New York firm sold Chinese surveillance tools to US military claiming they're made in US

The company sold Chinese security tools to US military claiming they're US-made and they were installed in dozens of Army, Navy and Air Force bases, and Navy aircraft carriers

Representational Image.

A New York company was charged by Federal prosecutors for illegally importing and selling Chinese surveillance and security tools to customers in the US, including private companies and the military. US Attorney Richard Donoghue accused Aventuta Technologies Inc of fraud and causing security risk to the US government and called the issue a "grave concern" for the country's cybersecurity.

According to allegations made public in the federal court on Thursday, the Commack-based company has falsely told its customers that the products known to carry cybersecurity risk were made in the US but in reality, they were mainly imported from China. The scheme has been running undetected since 2006.

Investigation revealed that the image Aventura executive Jack Cabasso showed off as its company's assembly line was actually an image of workers in a Chinese factory. Charges have been framed against seven current and former employees and six of them including Jack Cabasso, who led the scheme, were arrested. Cabasso was sent to jail without bail while others, including Cabasso's wife, Frances Cabasso, were released.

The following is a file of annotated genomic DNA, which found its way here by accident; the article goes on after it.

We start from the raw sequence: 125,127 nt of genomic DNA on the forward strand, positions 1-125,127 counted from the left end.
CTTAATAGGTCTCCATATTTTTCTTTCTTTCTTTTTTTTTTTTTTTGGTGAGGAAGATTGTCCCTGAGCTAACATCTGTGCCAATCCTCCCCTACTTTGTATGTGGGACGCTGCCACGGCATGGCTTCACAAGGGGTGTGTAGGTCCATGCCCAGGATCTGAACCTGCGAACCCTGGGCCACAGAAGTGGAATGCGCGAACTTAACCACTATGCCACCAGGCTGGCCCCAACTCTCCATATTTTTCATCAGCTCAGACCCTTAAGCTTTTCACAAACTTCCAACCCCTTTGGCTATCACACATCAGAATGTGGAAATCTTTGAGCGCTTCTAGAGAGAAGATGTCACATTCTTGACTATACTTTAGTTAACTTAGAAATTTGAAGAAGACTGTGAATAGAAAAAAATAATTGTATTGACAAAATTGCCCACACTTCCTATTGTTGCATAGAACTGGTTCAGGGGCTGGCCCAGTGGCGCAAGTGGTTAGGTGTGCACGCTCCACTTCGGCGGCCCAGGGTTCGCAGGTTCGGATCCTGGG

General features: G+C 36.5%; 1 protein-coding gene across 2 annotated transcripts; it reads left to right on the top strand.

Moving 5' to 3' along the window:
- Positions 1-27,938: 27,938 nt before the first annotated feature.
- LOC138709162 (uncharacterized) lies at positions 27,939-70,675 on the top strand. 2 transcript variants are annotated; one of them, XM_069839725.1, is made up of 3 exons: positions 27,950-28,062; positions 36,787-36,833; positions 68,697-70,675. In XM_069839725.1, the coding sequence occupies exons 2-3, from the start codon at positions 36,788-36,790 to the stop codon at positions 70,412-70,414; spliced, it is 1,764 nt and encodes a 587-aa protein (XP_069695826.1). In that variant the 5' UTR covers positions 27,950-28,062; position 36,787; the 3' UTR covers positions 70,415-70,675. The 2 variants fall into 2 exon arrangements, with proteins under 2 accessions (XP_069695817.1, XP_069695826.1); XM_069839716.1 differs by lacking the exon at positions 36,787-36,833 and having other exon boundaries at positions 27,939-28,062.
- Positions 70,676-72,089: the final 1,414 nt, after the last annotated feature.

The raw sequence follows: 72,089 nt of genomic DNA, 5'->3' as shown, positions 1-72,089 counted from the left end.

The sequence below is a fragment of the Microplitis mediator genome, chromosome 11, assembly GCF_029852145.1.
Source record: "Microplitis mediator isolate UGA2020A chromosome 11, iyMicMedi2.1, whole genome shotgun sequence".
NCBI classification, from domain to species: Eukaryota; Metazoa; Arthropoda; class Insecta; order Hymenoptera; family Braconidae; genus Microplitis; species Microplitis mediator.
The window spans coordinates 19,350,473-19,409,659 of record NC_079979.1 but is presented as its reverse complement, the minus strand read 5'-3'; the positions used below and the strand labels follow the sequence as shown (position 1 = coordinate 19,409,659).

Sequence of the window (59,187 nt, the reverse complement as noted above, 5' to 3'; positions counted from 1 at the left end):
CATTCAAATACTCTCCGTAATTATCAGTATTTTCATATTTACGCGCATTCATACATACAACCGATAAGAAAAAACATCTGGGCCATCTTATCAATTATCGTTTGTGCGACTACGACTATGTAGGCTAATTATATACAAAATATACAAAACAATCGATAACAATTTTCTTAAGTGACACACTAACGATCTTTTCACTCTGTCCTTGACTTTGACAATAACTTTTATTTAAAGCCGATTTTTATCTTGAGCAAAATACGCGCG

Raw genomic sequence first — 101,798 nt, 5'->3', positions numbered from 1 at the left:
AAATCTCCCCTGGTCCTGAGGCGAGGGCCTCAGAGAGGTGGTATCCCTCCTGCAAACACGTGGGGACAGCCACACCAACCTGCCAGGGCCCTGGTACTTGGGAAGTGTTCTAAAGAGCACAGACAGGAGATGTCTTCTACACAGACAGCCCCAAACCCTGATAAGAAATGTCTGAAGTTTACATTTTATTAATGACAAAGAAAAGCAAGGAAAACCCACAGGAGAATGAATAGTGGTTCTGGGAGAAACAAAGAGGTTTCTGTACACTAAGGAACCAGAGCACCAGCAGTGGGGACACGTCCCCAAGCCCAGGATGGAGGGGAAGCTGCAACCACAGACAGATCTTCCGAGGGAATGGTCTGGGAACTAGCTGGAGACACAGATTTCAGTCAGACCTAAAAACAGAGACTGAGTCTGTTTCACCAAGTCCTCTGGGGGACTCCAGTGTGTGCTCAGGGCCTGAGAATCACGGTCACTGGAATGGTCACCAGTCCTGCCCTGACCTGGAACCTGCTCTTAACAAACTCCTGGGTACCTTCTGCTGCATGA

US Defence
Representational Image. US Department of Defence

While prosecutor Donoghue stated that no security threat involving the Chinese government had been made out of the case, investigations, however, revealed that the "individuals in China were well aware of what was going on."

Chinese threat to US cybersecurity

Court files revealed that the security tools, under the impression of US-made products, were sold to the US military and installed in dozens of Army, Navy and Air Force bases, Department of Energy facilities as well as on US Navy aircraft carriers. While the company made $88 million since 2010, about $20.7 million came from federal government contracts alone, said the official statement.

The investigation began after a member of an Air Force security unit came across an image of the Chinese Ministry of Public Security logo on 25 body cameras sold by the company. A software analysis found that the camera's manufacturer in China "had been aware that the US Air Force was the intended end-user of the camera," Donaghue was quoted as saying.

Aventura's website claims the company has "a reputation for being an innovative designer, developer and manufacturer of security hardware, software and peripheral products for government, military and enterprise since 1999."